A pregnant person driving a car
By Brenna McGuire, MD

Maternal Sepsis: 5 Ways to Reduce Your Risk

Maternal sepsis is the second leading cause of pregnancy-related deaths. Learn 5 ways to reduce your risk

Especially during pregnancy, knowledge is power. Sometimes that means learning about fun things, like how big your baby will be at each stage of pregnancy. But sometimes, it means learning about scary things, like getting very sick while you are pregnant.

One scary illness you may hear about is maternal sepsis. Sepsis is a rare and extreme inflammatory reaction to a severe infection. If sepsis develops during pregnancy or after birth, it’s called maternal sepsis and it can become a life-threatening condition.

An existing infection—like a respiratory illness or urinary tract infection—can trigger a chain reaction in your body and lead to something more serious like strep and sepsis.

Your odds of maternal sepsis increase if you have

  • Prolonged labor
  • A cesarean delivery (C-section)
  • Mastitis—infected milk ducts in the breast
  • Placenta fragments that stayed in your body after delivery
  • Poor hand hygiene
  • Exposure to someone with a respiratory illness

According to the Centers for Disease Control and Prevention (CDC), maternal sepsis is the second leading cause of pregnancy-related deaths. However, it is rare, occurring in just 0.04% of deliveries. The World Health Organization (WHO) reports that maternal sepsis can be diagnosed up to 42 days after giving birth.

My point is not to scare you, but to empower you. It’s important to know the symptoms of sepsis and how to reduce your risk. The faster you or your prenatal care provider spot the signs of sepsis, the faster we can get you help—and potentially save your life.

Symptoms of Maternal Sepsis

Recognizing maternal sepsis can be difficult. Many sepsis symptoms are the same as regular pregnancy changes, particularly for women in labor.

Early diagnosis for sepsis is critical. Time matters. If you experience any of these symptoms during your pregnancy—or after discharge from the hospital—call your doctor or midwife immediately:

  • Fever and chills
  • Extremely low body temperature
  • Foul-smelling vaginal discharge or bleeding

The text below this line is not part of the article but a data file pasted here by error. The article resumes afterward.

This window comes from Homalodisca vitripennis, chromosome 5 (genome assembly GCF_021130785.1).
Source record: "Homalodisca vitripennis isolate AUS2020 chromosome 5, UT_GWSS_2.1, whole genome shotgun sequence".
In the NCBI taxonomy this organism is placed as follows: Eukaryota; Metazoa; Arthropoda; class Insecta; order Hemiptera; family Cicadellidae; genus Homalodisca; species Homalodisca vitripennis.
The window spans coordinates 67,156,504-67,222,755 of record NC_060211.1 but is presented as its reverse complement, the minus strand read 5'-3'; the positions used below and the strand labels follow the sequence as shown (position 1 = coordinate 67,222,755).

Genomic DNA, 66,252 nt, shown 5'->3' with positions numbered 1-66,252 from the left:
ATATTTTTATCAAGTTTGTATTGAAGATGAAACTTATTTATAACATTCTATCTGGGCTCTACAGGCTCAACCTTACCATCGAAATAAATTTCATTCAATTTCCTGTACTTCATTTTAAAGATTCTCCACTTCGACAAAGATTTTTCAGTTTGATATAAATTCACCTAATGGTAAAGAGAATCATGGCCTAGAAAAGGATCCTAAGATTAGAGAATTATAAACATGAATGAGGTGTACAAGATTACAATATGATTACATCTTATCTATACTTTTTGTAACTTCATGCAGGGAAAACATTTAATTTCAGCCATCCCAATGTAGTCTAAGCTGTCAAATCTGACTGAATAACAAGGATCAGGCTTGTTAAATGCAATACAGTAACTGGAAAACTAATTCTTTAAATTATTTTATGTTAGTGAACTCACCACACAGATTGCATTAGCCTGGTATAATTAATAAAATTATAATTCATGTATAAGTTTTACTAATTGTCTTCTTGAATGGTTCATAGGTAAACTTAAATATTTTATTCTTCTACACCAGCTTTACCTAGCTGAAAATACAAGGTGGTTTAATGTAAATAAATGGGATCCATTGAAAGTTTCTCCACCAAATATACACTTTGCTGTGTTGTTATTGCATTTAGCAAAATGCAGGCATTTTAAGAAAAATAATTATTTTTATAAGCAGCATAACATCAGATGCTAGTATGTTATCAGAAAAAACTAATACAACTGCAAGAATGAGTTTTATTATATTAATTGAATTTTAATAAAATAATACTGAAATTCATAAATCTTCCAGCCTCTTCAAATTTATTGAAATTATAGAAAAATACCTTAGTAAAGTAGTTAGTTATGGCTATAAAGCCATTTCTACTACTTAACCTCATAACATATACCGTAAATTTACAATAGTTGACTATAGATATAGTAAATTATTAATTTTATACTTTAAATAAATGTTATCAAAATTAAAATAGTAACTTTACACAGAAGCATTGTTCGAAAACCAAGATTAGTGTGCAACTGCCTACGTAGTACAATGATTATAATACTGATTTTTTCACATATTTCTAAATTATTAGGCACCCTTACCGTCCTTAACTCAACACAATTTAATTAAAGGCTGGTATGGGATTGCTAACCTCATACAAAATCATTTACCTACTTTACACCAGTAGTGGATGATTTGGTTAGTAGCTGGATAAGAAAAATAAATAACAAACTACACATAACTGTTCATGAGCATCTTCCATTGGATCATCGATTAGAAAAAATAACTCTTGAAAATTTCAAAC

• Rapid heartbeat
  • Dizziness
  • Decreased urine output
  • Fatigue
  • Blotchy or discolored skin

When you’re in the hospital to deliver your baby, we’ll check your vitals, order blood work, and monitor your health. UNM Hospital providers are experts at recognizing the warning signs and symptoms of maternal sepsis. However, it’s important that you also know the warning signs so you can talk with your doctor or midwife.

How Is Sepsis Treated?

Women with maternal sepsis need to stay in the hospital. You will get IV antibiotics to fight the infection. Your care team will check your blood pressure and organs to try to prevent long-term injury. Treatment may include giving options such as giving you fluids, performing a blood transfusion, or giving you medication to control your blood pressure.

Reducing Your Risk

While there is no way to prevent every illness that could turn into sepsis, you can take steps to reduce your risk. Start with these steps and ask your doctor or midwife if there is anything special you should do based on your personal health needs:

  1. Schedule prenatal care. Our caring staff uses simple exams and tests to monitor your pregnancy. When you attend these regular appointments, we can also quickly assess any health concerns you have.
  2. Call us with any concerns. You know your body. If you feel “off,” we want to see you as soon as possible.
  3. Manage conditions like diabetes. Inform your care team if you notice any health changes.
  4. Stay up to date on your vaccinations. Preventing and treating infections can reduce your risk of sepsis. Your provider will review your current list and make recommendations on boosters.
  5. Attend postpartum visits. Having a baby changes your body. Our compassionate team will answer questions, provide resources, and assess your overall health.

Remember that sepsis is a rare condition, but it’s important you know about it so you can advocate for yourself and your baby.

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Categories: Women's Health